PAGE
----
Economic growth rose to 6.5 percent annual rate in second quarter: U.S. economic growth stayed strong in the second quarter as rising vaccinations and a return to pre-pandemic activities unleashed a wave of pent-up demand, according to data released Thursday by the Commerce Department.

  • Gross domestic product (GDP) grew at a seasonally adjusted annualized rate of 6.5 percent from April to June, the Commerce Department said, slightly higher than the 6.3 percent rate from the first quarter.
  • The annualized growth rate indicates how much the U.S. economy would have grown if the second quarter’s pace had lasted for 12 months, and the new figures helped push total GDP past its pre-pandemic peak in February 2020, effectively closing the gap in output from COVID-19.

The bigger picture: A number of economists had expected GDP to grow roughly 8 percent in the second quarter, according to a consensus of estimates, as an American public increasingly vaccinated against COVID-19 returned to restaurants, bars, hotels, entertainment venues, sports events, and vacations hindered by pandemic-related restrictions and health concerns. 

But, a sharp jump in inflation, supply shortages driven by the reopening rush, and the surge of the COVID-19 delta variant later in the quarter caused some analysts to trim down their estimates shortly before Thursday’s report, which came in well below expectations.

I explain here.

Democrats say they have the votes to advance $3.5T budget measure: Senate Democrats say they have the votes needed to pass a $3.5 trillion budget resolution, which would green light a massive spending measure packed with President Biden’s top legislative priorities.

In addition to the $1.2 trillion bipartisan deal currently being debated by the Senate, Democrats are expected to try to pass a $3.5 trillion bill along party lines through a budget process that lets them bypass a GOP filibuster.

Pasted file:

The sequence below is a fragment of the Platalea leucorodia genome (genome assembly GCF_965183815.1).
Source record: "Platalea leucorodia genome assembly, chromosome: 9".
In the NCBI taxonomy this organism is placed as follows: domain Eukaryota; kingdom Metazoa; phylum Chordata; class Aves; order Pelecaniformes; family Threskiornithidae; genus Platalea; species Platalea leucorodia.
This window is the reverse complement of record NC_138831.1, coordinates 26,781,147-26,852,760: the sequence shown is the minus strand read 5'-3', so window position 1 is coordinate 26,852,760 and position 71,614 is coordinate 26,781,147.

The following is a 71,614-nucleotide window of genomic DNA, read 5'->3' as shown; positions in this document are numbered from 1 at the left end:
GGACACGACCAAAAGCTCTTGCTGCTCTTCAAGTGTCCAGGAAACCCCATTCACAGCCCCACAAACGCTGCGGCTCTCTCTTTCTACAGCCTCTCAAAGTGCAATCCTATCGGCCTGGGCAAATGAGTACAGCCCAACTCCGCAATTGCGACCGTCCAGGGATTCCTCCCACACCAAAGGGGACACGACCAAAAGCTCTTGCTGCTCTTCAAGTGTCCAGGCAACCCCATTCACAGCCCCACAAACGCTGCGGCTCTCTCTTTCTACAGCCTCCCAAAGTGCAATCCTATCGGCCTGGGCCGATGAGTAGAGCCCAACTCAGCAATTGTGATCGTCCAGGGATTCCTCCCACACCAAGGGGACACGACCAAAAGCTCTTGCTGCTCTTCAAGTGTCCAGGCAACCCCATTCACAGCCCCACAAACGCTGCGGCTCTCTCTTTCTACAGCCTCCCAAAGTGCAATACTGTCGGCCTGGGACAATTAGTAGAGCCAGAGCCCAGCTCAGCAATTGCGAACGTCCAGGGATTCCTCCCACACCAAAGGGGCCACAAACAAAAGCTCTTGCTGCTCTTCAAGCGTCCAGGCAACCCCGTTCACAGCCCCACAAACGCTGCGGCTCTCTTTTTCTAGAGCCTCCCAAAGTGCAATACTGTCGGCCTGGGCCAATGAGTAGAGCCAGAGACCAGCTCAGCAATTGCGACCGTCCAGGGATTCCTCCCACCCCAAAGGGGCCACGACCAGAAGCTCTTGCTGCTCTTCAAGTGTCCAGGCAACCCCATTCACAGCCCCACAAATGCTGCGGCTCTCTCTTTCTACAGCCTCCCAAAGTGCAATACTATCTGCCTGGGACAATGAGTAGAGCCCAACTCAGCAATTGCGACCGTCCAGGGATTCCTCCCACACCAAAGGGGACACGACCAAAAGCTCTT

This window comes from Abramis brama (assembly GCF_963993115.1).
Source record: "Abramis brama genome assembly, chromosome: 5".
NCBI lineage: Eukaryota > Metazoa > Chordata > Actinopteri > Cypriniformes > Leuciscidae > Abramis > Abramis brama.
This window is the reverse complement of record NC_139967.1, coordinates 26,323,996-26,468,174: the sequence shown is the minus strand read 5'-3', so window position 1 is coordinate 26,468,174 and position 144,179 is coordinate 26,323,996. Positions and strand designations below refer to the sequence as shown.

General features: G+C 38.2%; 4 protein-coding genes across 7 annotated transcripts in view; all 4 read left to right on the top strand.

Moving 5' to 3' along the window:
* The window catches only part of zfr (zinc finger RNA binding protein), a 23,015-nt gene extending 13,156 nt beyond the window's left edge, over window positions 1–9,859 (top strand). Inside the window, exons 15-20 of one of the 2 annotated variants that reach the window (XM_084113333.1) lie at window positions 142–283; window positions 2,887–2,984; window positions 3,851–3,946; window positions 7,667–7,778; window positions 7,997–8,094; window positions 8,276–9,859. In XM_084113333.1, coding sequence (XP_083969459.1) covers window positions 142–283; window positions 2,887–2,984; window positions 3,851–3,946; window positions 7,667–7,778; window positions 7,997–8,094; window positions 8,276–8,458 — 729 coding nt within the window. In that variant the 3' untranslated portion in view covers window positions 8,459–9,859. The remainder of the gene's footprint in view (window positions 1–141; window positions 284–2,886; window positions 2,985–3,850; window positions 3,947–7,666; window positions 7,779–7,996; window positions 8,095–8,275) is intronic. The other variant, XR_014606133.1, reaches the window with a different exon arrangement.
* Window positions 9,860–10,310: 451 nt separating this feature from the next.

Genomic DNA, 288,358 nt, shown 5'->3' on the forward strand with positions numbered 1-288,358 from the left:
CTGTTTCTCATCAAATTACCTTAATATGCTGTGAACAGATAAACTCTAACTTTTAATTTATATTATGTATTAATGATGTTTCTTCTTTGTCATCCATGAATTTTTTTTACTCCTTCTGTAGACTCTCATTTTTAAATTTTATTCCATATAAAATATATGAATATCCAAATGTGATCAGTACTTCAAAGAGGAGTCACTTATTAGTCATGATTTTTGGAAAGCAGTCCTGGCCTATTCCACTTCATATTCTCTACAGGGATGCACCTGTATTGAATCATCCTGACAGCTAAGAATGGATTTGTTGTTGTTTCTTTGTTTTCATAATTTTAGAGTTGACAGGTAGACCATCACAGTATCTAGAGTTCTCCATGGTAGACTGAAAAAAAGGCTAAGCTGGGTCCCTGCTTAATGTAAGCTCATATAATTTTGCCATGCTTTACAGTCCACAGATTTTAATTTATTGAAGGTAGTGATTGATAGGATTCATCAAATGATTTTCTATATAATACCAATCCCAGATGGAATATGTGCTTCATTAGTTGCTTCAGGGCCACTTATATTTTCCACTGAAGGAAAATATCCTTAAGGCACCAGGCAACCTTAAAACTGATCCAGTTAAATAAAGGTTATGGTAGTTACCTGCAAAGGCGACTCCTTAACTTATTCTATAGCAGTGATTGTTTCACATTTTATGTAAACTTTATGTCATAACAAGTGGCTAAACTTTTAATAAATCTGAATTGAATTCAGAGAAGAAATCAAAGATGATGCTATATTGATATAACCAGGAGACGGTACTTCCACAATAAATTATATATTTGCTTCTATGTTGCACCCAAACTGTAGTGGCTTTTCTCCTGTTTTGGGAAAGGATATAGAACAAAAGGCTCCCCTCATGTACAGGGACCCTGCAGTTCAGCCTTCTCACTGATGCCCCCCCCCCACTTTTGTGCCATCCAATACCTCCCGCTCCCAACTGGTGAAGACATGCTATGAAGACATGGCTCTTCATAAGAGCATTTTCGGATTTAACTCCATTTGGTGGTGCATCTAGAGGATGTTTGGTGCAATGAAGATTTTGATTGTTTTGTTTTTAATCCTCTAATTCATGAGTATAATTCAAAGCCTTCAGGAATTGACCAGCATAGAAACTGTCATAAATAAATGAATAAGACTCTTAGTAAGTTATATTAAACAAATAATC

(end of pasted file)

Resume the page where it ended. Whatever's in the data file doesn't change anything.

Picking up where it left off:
In order to do that, they first need to pass a budget resolution that will include the top-line figure and instructions for crafting the Democratic-only bill, which will require total unity from all 50 members of the Democratic caucus.

Senate Majority Leader Charles Schumer (D-N.Y.), speaking from the floor, said Democrats were "on track" to pass both before leaving for a weeks-long August break. The Hill’s Jordain Carney has more here.

GOOD TO KNOW

  • President Biden on Thursday called on state and local governments to use funds from his $1.9 trillion American Rescue Plan to offer $100 payments to individuals in order to incentivize coronavirus vaccinations.
  • The leading House Democrat on infrastructure policy is leery of the message coming out of the White House as it races to rally support behind a major bipartisan spending deal.
  • The House on Thursday passed a sprawling appropriations package to fund the departments of Health and Human Services, Labor and Veterans Affairs and other agencies and set a marker in negotiations to avoid a government shutdown when current funding expires this fall. 
  • Pending sales on existing homes fell by nearly 2 percent in June from May, indicating a possible drop in closed sales in the upcoming months.
  • New claims for unemployment insurance fell last week by 24,000, the Labor Department said Thursday.

ODDS AND ENDS